At the recent annual meeting of the Committee, members of the Paris MoU paid special attention to the fact that the Paris Memorandum on Port State Control (Paris MoU) is celebrating its 40th anniversary this year.
The Paris Memorandum of Understanding on Port State Control was adopted on 26 January 1982 and signed by 14 European countries. In addition to the European Commission, the International Maritime Organization (IMO) and the International Labour Organization (ILO) were also represented from the start. The Memorandum entered into force on 1 July of the same year.
Initially, under the Paris MoU, ships’ compliance with seven international maritime conventions of the IMO and ILO was verified in a cooperative, harmonised way.
Since then, the Paris MoU has evolved into the organisation it is today. The membership has nearly doubled, as has the number of international maritime conventions of which compliance is monitored; the so-called “relevant instruments”.
Over all these years, the Paris MoU has proven to be of great value in eliminating substandard shipping in the region. Using a risk-based approach, the detention rate has gradually decreased over the years proving the effectiveness of the system.
Following the Paris MoU and the results achieved through it, other regional port State control regimes were also developed worldwide, making it increasingly difficult for substandard ships to operate anywhere in the world.
In the first decades, the database in which all inspections were recorded was provided by France. Since 2011 this important role is fulfilled by the European Maritime Safety Agency (EMSA). Throughout this time the European Commission, later joined by EMSA, and the Paris MoU have worked together collaboratively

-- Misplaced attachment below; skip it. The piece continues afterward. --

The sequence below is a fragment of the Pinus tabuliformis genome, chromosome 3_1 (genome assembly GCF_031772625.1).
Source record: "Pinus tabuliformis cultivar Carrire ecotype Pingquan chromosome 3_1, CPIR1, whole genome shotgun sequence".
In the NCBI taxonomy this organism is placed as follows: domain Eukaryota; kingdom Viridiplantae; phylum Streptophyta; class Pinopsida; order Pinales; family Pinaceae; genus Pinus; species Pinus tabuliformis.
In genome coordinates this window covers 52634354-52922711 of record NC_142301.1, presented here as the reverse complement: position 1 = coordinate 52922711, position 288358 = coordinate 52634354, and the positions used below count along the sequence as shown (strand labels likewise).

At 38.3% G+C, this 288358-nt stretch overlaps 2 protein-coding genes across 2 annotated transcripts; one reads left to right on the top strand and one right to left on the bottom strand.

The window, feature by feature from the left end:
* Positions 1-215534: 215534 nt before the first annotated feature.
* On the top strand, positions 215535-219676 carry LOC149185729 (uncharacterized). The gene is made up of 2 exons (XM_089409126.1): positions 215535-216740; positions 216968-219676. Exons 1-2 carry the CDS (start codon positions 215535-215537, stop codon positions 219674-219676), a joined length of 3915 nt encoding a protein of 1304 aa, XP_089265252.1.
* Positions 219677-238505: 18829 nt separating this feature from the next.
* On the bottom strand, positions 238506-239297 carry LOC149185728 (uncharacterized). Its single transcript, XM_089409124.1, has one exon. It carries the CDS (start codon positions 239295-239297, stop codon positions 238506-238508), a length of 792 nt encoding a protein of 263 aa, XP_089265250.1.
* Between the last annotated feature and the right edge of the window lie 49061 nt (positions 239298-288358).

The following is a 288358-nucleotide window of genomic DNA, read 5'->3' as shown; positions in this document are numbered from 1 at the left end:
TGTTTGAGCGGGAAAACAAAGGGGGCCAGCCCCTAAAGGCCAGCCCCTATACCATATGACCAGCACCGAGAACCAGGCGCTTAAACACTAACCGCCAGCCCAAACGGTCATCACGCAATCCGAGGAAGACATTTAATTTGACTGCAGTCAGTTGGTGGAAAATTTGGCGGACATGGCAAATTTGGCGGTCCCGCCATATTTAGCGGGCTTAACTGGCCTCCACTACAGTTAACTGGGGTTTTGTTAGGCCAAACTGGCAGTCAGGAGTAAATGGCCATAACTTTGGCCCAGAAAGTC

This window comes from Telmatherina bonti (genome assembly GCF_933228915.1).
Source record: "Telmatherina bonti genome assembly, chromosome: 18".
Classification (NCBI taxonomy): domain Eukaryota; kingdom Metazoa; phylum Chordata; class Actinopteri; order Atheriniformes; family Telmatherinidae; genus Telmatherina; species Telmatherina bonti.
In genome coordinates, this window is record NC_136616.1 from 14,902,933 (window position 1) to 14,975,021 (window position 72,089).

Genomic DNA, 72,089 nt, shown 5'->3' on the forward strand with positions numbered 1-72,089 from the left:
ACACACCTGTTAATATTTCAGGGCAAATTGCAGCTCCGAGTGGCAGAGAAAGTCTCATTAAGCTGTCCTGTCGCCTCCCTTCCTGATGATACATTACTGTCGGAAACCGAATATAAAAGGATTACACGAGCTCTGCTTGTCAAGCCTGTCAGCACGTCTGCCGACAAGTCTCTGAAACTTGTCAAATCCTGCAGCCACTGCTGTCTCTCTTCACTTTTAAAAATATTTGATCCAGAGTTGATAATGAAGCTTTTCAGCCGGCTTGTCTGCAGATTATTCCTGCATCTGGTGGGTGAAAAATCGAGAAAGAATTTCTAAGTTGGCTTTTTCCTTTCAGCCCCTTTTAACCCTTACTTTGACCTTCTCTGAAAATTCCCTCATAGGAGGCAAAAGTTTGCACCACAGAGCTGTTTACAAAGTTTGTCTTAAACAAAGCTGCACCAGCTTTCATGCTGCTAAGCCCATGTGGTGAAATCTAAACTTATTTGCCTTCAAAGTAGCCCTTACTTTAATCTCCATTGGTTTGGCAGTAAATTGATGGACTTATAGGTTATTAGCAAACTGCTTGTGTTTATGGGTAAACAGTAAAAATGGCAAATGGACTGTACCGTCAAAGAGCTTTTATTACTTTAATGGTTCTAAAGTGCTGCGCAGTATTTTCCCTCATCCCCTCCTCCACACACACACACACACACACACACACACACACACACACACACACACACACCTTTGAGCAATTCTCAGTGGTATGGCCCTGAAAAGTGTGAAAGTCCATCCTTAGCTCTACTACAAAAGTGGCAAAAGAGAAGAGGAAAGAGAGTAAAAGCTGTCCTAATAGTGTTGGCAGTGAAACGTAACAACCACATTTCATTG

ensuring the success of the Paris MoU’s work in improving maritime safety, prevention of pollution and on-board working and living conditions in the region. The Dutch Ministry of Infrastructure and Water Management was and remains the steadfast host for the Paris MoU Secretariat providing the foundation for its work.
It is of course above all the maritime authorities of the Paris MoU and their port State control officers who have been the face of the Paris MoU in those 40 years. Through their efforts, they have made shipping off our coasts and in our ports a lot safer, more environment-friendly and with better working and living conditions for the crews on board of ships.
The Paris MoU will strive for continuous improvement of the inspection regime with the essential contribution of its members to achieve higher “shipping” standards.
On the occasion of its 40th anniversary, the Paris MoU has released a video explaining what the Paris MoU is, how it came about, how the Paris MoU works and what the results of its work are. The video, and further information, can be found at the following link: 40 years Paris MoU